Expert Recommends Changing PIN And Monitoring Banking Activity If You've Shopped At Target

Target storefront and shopping cart [flickr/Daniel Iam]
The data breach that exposed the bank cards of millions of Target customers caused more damage than initially thought, according to the discount retailer. One Houston consumer expert says it might be a good time to review information on bank accounts.

Target now says in a statement that up to 70-million customers were affected by the breach last month. The Minneapolis-based retailer had originally reported that 40-million customers were affected. It now confirms that the additional personal information discovered stolen, was from both in store and online purchases:

"I've been online since that theft was reported, just to see were there any charges I didn't recognize."

That's Richard Alderman, director of the Center for Consumer Law at UH.

"This happens to have been Target, but I think the important thing is to always check your statements online. I literally go almost every day and look at my statement to see if there are any errors or unauthorized charges."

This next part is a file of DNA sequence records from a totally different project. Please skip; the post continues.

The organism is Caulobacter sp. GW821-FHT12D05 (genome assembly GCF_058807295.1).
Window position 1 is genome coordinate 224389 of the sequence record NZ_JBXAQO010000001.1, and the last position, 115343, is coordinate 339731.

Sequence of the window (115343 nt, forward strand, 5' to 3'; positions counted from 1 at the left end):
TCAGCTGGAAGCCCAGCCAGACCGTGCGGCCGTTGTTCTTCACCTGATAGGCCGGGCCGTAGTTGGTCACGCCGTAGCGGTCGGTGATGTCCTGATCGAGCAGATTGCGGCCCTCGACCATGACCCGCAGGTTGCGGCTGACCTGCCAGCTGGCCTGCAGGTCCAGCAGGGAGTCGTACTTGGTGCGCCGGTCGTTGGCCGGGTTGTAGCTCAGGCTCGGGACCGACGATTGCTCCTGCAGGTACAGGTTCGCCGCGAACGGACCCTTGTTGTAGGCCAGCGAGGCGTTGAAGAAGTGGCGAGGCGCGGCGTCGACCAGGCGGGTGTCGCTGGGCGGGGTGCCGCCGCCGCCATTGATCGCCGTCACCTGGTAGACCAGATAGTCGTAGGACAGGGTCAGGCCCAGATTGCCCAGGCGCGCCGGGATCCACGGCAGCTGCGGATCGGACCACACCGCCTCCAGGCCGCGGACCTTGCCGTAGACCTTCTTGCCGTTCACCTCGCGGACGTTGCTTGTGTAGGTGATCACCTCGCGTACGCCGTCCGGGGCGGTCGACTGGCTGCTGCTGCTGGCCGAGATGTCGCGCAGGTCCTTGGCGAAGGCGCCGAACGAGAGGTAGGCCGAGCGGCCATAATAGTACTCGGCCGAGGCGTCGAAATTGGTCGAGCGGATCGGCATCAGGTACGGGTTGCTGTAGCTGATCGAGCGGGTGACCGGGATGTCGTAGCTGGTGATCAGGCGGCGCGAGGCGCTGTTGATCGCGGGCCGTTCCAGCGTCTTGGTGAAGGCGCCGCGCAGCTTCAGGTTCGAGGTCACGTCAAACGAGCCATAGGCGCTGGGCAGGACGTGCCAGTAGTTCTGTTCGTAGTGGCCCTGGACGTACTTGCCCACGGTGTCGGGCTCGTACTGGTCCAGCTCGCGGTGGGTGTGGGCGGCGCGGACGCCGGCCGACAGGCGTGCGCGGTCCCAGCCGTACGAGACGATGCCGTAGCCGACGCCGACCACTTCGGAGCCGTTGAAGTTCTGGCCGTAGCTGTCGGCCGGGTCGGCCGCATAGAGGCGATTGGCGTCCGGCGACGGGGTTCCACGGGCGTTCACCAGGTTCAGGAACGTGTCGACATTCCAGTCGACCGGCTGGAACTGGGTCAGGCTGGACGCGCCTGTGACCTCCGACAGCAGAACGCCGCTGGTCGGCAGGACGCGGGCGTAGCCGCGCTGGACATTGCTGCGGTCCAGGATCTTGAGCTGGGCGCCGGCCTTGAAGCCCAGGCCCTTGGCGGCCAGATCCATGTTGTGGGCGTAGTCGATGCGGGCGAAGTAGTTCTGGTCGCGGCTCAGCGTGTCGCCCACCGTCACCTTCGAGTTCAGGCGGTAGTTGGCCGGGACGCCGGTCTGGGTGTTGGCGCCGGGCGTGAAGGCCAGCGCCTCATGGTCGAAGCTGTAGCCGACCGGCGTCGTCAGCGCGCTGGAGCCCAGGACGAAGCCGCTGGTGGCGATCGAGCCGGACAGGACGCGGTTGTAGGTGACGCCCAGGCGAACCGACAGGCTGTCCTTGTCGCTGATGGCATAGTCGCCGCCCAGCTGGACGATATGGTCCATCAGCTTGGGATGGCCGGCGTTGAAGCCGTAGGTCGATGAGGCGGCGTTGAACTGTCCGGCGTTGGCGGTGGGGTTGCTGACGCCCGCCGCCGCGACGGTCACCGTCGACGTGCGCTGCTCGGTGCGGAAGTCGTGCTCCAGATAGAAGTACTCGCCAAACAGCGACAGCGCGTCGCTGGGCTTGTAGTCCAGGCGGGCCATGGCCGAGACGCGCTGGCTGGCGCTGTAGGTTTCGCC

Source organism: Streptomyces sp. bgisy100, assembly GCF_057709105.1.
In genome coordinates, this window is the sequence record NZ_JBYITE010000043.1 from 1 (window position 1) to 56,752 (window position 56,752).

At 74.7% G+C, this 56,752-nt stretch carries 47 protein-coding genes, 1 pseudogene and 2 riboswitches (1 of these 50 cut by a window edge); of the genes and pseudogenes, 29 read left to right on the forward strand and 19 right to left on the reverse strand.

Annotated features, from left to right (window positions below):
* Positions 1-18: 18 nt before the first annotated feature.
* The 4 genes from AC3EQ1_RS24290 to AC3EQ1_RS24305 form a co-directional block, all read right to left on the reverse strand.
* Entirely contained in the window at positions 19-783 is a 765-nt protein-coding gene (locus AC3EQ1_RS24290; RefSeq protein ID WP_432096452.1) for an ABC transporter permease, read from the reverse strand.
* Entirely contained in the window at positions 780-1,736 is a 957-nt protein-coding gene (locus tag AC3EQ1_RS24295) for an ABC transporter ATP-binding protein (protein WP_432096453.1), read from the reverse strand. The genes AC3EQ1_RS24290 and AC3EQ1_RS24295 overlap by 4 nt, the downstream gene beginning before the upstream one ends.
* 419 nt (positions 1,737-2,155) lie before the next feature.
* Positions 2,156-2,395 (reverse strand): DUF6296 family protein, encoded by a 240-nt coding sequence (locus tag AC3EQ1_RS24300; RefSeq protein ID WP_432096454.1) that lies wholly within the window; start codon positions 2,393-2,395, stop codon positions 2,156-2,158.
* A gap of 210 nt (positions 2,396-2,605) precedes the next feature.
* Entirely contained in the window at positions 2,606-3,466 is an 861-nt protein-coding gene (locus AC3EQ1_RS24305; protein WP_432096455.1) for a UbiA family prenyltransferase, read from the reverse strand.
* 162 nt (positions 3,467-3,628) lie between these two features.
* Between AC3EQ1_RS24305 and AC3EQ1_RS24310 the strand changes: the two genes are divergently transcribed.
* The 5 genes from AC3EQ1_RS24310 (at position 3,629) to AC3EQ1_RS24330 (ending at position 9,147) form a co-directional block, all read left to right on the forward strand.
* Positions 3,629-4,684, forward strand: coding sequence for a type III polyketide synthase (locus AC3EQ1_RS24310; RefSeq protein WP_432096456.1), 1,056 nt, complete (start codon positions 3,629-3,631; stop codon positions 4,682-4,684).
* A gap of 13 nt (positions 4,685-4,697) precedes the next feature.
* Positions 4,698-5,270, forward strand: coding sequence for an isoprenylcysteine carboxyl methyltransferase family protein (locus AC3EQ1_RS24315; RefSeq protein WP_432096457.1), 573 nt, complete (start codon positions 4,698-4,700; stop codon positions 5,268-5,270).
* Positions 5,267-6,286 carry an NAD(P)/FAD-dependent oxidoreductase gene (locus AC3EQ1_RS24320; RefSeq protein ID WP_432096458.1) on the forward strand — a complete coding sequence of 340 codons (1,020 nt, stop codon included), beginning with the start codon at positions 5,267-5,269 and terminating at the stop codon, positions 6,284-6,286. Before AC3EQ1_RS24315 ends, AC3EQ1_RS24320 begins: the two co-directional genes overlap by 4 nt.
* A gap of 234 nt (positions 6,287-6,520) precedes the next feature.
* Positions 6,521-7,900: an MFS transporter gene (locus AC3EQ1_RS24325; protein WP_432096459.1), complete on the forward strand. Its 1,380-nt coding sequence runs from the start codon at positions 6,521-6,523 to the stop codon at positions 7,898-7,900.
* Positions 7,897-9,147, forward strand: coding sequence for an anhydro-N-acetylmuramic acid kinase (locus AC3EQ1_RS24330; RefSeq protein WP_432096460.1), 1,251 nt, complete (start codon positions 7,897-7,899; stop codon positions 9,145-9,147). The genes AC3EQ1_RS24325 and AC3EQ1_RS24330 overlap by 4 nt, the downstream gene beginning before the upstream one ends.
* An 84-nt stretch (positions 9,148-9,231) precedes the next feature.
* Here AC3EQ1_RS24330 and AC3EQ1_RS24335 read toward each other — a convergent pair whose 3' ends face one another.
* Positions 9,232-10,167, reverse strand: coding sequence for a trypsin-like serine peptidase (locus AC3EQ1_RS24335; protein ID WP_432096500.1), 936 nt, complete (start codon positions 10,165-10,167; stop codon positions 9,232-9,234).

Not only did thieves get their hands on customer names, account numbers, security codes and expiration dates from the magnetic strips on the backs of credit and debit cards, but mailing addresses, email addresses and phone numbers.

"Changing your PIN is the easy way to deal with debit card theft, and in fact, you've got to be careful with that pin. Don't put 1, 2, 3, 4 or 0, 0, 0, 0, or your birth date. Come up with something that's a little unusual, and then it's not a hassle to take the time to protect yourself."

Some banks have already sent out new debit cards pro-actively to customers who shopped at Target over the holidays.

Bio photo of Pat Hernandez

Pat Hernandez

Reporter

Pat Hernandez is a general assignments reporter who joined the KUHF news staff in February of 2008...